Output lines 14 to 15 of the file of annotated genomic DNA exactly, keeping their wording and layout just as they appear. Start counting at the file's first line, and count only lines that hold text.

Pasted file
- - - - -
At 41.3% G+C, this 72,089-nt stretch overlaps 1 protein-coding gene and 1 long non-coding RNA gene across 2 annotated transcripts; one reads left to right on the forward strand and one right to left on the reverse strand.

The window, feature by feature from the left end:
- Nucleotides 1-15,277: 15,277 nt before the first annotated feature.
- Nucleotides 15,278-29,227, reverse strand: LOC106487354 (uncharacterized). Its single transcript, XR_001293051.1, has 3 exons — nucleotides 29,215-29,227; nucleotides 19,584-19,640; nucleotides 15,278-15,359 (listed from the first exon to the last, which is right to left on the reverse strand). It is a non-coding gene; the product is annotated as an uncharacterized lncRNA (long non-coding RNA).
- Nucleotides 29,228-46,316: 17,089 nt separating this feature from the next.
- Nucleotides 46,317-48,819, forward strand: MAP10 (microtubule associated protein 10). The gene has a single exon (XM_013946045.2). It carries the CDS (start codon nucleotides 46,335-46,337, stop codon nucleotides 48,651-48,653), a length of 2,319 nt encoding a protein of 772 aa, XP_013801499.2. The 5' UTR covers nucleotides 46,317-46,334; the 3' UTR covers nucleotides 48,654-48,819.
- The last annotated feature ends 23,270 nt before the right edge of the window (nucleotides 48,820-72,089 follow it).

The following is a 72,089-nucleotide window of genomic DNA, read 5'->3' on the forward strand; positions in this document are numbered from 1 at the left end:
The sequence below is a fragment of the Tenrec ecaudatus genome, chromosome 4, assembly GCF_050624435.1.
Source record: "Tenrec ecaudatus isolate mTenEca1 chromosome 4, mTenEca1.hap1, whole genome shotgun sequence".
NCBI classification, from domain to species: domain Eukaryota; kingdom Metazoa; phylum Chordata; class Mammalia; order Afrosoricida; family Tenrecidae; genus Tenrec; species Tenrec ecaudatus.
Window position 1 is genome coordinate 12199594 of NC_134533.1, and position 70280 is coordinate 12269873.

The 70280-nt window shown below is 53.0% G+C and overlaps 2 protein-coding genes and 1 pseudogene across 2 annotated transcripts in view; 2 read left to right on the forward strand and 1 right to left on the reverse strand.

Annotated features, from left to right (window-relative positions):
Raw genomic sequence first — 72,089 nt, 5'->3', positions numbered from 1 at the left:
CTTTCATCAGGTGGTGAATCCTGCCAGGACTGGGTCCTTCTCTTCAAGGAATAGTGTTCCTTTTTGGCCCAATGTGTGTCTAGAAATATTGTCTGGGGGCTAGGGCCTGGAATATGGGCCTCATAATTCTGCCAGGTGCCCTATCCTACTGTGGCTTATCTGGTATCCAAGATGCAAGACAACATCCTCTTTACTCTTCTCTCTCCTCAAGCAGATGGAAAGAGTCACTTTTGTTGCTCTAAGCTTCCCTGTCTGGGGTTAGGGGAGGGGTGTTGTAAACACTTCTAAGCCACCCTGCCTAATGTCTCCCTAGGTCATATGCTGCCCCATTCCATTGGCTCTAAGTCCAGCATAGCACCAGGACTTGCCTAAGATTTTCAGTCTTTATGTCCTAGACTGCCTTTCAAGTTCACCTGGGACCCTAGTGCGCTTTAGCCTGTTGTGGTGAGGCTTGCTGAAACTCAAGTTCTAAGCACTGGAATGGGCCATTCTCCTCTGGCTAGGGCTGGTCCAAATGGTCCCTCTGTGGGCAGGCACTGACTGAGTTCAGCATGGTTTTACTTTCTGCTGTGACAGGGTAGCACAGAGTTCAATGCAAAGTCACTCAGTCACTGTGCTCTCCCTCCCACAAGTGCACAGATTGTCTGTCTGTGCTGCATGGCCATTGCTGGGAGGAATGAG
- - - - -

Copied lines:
Annotated features, from left to right (window-relative positions):
Raw genomic sequence first — 72,089 nt, 5'->3', positions numbered from 1 at the left: